Monsieur Mediocre
A hilarious, candid account of what life in France is actually like, from a writer for Vanity Fair and GQAmericans love to love Paris. We buy books about how the French parent, why French women don't get fat, and how to be Parisian wherever you are. While our work hours increase every year, we think longingly of the six weeks of vacation the French enjoy, imagining them at the seaside in stripes with plates of fruits de mer.John von Sothen fell in love with Paris through the stories his mother told of her year spent there as a student. And then, after falling for and marrying a French waitress he met in New York, von Sothen moved to Paris. But fifteen years in, he's finally ready to admit his mother's Paris is mostly a fantasy. In this hilarious and delightful collection of essays, von Sothen walks us through real life in Paris--not only myth-busting our Parisian daydreams but also revealing the inimitable and too often invisible pleasures of family life abroad.Relentlessly funny and full of incisive observations, Monsieur Mediocre is ultimately a love letter to France--to its absurdities, its history, its ideals--but it's a very French love letter: frank, smoky, unsentimental. It is a clear-eyed ode to a beautiful, complex, contradictory country from someone who both eagerly and grudgingly calls it home.

Monsieur Mediocre Details

TitleMonsieur Mediocre
Author
ReleaseMay 7th, 2019
PublisherViking
ISBN-139780735224834
Rating
GenreTravel, Nonfiction, Cultural, France

Monsieur Mediocre Review

  • Jennifer
    January 1, 1970
    If you took a poll in the USA, I would guess Paris would likely make the top 10 list for dream vacation destinations. Paris resident John Von Sothen remembers what it was like to wonder about, experience for the first time, and now be completely immersed in what was once literally foreign to him. He somewhat humorously gathers stereotypes and assumptions which he both breaks and confirms by sharing his personal observations/experiences. It does feel at times quite opinionated, borderline judgmen If you took a poll in the USA, I would guess Paris would likely make the top 10 list for dream vacation destinations. Paris resident John Von Sothen remembers what it was like to wonder about, experience for the first time, and now be completely immersed in what was once literally foreign to him. He somewhat humorously gathers stereotypes and assumptions which he both breaks and confirms by sharing his personal observations/experiences. It does feel at times quite opinionated, borderline judgmental, if I'm being honest but if I came across a similar book floating around about Florida's heavy populated tourist destinations, I'd probably laugh my @ss off. It's all about what you know. I'm glad he found a place to call home.Thank you to Viking Books and Goodreads Giveaways for the opportunity to win an early copy of Monsieur Mediocre: One American Learns the High Art of Being Everyday French.
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  • Meagan Houle
    January 1, 1970
    I freely admit I knew nothing of modern French culture when I chose "Monsieur Mediocre," nor had I ever done much thinking on the subject at all. The title was impossible to pass up, though, and I immediately fell head over heels in love with John's self-deprecating style. I'm not sure that the details will stick with me. Ask me in a year what this book talked about, and I probably won't be able to discuss France's dizzying political landscape, or the peculiarities of its education system. What I freely admit I knew nothing of modern French culture when I chose "Monsieur Mediocre," nor had I ever done much thinking on the subject at all. The title was impossible to pass up, though, and I immediately fell head over heels in love with John's self-deprecating style. I'm not sure that the details will stick with me. Ask me in a year what this book talked about, and I probably won't be able to discuss France's dizzying political landscape, or the peculiarities of its education system. What I'm sure to remember is how much fun I had following John on his adventures, and how much joy his narrative voice added to my day.So go on, even if you've never given France a single thought: go for it. You'll like it, I promise.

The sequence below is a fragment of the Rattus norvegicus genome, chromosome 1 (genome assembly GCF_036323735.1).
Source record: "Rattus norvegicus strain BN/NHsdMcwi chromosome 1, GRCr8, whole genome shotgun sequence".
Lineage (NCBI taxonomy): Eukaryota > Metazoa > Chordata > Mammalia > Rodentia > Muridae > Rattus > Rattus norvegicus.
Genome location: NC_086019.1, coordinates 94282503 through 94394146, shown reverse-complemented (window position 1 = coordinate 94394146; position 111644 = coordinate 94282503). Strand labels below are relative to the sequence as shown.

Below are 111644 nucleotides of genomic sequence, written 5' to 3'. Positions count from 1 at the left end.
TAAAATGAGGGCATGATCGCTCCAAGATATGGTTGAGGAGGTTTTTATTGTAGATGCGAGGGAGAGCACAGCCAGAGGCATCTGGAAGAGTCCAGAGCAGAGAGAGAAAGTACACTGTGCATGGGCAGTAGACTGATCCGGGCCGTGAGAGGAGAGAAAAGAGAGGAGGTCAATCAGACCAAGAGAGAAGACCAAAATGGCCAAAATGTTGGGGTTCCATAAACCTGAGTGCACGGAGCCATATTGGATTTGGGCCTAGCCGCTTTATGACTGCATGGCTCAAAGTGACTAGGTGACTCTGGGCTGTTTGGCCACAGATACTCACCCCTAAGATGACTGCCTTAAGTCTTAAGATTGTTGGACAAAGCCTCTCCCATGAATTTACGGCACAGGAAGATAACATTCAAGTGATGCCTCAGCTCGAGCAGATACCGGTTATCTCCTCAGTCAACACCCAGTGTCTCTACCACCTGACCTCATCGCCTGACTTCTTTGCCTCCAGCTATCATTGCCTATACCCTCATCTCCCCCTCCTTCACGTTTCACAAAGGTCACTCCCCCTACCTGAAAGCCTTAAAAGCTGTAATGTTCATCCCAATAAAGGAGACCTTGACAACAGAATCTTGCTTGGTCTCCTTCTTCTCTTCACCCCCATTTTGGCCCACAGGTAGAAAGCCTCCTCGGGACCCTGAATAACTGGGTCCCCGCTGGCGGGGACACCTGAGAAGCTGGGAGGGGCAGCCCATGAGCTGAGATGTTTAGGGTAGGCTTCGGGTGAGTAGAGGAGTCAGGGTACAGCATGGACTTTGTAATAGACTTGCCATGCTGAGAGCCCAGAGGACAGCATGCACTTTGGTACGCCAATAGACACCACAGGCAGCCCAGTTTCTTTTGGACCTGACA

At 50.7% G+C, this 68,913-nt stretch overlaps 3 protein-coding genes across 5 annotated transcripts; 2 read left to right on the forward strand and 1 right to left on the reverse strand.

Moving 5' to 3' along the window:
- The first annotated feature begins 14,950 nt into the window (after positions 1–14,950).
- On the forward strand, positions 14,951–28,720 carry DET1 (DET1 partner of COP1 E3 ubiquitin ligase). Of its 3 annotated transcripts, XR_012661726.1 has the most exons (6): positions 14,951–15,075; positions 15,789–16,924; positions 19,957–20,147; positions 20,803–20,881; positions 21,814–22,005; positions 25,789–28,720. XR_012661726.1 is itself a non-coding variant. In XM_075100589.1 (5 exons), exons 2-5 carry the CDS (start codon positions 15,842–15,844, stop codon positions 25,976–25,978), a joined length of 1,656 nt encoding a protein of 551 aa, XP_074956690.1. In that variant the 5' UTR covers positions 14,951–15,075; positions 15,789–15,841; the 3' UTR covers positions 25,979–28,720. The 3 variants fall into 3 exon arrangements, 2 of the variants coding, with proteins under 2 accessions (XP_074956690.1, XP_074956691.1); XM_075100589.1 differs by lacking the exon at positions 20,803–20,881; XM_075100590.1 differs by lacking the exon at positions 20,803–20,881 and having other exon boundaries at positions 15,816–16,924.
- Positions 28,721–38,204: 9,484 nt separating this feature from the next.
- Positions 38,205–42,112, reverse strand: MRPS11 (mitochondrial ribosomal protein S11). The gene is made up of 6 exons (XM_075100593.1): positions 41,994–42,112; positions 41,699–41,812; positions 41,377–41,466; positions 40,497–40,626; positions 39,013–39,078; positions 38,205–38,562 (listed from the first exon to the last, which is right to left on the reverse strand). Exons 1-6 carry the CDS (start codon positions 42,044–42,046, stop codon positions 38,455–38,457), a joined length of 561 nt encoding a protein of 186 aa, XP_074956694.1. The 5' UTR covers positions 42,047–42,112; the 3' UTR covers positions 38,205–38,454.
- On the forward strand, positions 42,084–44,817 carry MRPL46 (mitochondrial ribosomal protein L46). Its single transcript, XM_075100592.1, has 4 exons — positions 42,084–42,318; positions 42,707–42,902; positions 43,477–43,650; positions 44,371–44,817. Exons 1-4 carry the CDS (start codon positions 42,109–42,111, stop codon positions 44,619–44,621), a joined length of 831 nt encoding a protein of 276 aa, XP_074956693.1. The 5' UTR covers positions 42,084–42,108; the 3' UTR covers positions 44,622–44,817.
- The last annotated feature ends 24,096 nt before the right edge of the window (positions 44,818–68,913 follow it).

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  • Kristen
    January 1, 1970
    Life is too short to read poor books. I quit 2/3 of the way through and only made it that far because I won the Goodreads giveaway. This author is the “guest who loves to hear himself talk and goes on way too long.” I was expecting some humor like most “man in a new country” books, but this was an endless essay on “how hard French is y’all, and I learned it all wrong.” Each chapter is about the endless parties and social events he goes to and how the French make everything an ordeal. One quote Life is too short to read poor books. I quit 2/3 of the way through and only made it that far because I won the Goodreads giveaway. This author is the “guest who loves to hear himself talk and goes on way too long.” I was expecting some humor like most “man in a new country” books, but this was an endless essay on “how hard French is y’all, and I learned it all wrong.” Each chapter is about the endless parties and social events he goes to and how the French make everything an ordeal. One quote from the book is “There’s a special embarrassment one feels when you know people are reading what you wrote and finding it pompous.” This is that book. The chapter on vacations was the high point since it put into words my worst vacation nightmare.I’ve always wanted to visit Paris but this book made it sound beyond boring. Giving it a 1.5. Thank you to Viking and Goodreads for the giveaway.
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